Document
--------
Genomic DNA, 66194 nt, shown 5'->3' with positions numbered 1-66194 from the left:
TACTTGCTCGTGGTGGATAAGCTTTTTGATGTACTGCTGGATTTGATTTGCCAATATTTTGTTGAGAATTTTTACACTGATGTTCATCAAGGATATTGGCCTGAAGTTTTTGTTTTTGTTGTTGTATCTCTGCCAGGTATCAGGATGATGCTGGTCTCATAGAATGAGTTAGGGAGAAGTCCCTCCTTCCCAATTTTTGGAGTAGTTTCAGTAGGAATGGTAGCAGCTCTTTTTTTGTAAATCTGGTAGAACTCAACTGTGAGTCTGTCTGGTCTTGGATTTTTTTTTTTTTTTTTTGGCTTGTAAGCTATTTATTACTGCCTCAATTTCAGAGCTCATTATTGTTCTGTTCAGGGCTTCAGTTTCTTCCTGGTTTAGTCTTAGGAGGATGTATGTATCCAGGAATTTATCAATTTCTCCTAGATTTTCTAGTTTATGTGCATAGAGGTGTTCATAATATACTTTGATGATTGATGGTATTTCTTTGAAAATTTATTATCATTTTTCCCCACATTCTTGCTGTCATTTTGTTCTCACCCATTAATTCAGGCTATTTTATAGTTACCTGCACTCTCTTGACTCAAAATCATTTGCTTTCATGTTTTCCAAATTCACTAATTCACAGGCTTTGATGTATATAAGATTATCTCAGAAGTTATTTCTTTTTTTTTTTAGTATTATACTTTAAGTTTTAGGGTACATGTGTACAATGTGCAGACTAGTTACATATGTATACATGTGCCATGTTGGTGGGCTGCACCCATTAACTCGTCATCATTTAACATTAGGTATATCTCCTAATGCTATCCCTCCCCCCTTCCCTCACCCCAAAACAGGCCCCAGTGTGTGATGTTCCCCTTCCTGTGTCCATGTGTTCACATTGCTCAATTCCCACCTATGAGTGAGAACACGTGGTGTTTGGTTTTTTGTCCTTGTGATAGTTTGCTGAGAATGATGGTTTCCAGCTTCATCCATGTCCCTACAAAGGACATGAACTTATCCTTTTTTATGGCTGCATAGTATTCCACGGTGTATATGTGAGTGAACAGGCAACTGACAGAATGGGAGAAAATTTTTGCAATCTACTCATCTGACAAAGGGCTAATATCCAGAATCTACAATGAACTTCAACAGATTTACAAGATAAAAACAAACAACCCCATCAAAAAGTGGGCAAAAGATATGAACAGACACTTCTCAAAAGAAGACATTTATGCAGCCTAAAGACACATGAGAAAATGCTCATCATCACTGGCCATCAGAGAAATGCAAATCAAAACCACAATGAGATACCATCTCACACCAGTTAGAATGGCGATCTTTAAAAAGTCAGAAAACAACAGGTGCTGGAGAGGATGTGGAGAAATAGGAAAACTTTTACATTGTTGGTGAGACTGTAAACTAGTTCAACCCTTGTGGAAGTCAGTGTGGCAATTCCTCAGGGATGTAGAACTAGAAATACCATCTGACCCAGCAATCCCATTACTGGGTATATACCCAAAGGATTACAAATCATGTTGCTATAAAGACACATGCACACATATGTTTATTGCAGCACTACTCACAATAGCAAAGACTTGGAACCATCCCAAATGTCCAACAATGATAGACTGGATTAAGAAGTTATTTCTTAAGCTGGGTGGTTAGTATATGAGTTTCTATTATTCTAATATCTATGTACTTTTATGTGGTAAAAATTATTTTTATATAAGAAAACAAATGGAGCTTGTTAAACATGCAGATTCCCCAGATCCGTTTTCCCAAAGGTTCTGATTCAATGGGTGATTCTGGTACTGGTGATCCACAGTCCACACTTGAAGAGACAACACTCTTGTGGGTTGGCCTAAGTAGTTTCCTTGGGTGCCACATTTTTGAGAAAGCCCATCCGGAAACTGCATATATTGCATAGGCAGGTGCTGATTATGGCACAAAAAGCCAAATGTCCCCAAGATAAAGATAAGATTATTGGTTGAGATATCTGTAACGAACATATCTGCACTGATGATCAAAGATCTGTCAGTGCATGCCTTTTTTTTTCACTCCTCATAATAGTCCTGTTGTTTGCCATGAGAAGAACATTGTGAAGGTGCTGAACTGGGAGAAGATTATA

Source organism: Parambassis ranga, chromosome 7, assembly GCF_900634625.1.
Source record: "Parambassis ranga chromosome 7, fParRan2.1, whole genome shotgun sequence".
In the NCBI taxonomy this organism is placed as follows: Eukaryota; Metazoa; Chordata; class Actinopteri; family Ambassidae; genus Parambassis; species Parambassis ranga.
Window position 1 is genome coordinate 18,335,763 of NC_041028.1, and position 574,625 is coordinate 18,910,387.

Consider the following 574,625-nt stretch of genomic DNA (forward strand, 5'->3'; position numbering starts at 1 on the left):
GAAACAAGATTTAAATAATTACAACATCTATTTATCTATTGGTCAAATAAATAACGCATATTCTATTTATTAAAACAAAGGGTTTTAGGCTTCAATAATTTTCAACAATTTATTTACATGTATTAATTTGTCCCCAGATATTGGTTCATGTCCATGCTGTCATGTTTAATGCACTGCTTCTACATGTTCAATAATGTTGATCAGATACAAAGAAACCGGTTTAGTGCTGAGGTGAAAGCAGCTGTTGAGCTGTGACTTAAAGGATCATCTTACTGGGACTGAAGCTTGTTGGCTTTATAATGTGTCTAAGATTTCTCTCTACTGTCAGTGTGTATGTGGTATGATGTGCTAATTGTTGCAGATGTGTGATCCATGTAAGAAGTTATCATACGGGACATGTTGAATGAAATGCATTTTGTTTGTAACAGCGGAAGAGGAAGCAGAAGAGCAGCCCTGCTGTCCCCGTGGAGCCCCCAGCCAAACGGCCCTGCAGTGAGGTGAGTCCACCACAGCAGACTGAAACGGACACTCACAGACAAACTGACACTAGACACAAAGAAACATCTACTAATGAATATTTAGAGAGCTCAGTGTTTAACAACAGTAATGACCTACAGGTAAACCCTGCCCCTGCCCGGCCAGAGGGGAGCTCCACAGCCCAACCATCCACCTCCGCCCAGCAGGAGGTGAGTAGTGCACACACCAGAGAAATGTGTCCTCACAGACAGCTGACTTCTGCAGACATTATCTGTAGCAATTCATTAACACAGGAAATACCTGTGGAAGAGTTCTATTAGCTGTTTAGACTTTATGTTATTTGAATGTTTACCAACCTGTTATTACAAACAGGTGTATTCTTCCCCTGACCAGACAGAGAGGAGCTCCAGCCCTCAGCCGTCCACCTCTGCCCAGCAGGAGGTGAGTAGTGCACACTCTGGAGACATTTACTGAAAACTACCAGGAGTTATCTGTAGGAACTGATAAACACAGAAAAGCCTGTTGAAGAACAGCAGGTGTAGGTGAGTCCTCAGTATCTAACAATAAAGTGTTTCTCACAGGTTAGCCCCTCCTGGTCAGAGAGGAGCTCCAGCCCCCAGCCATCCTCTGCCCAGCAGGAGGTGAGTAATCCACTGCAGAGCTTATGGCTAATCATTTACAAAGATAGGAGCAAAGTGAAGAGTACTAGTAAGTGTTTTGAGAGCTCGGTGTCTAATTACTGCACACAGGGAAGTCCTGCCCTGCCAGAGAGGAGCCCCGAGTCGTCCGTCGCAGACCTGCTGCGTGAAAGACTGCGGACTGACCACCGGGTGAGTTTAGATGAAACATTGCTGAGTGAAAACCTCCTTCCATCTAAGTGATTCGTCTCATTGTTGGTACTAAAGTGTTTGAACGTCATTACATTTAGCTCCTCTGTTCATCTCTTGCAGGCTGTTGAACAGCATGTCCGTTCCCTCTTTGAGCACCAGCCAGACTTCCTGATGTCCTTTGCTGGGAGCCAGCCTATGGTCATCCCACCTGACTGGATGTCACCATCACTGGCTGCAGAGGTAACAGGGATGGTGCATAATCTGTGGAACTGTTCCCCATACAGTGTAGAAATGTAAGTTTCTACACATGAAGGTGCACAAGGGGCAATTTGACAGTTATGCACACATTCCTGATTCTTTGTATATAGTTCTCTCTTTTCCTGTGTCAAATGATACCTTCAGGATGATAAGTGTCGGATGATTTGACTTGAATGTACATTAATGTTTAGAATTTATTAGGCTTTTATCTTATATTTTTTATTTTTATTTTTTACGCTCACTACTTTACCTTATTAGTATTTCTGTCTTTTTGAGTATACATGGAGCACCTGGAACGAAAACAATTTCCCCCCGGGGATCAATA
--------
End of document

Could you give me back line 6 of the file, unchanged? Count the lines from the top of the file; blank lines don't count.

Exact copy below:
Window position 1 is genome coordinate 18,335,763 of NC_041028.1, and position 574,625 is coordinate 18,910,387.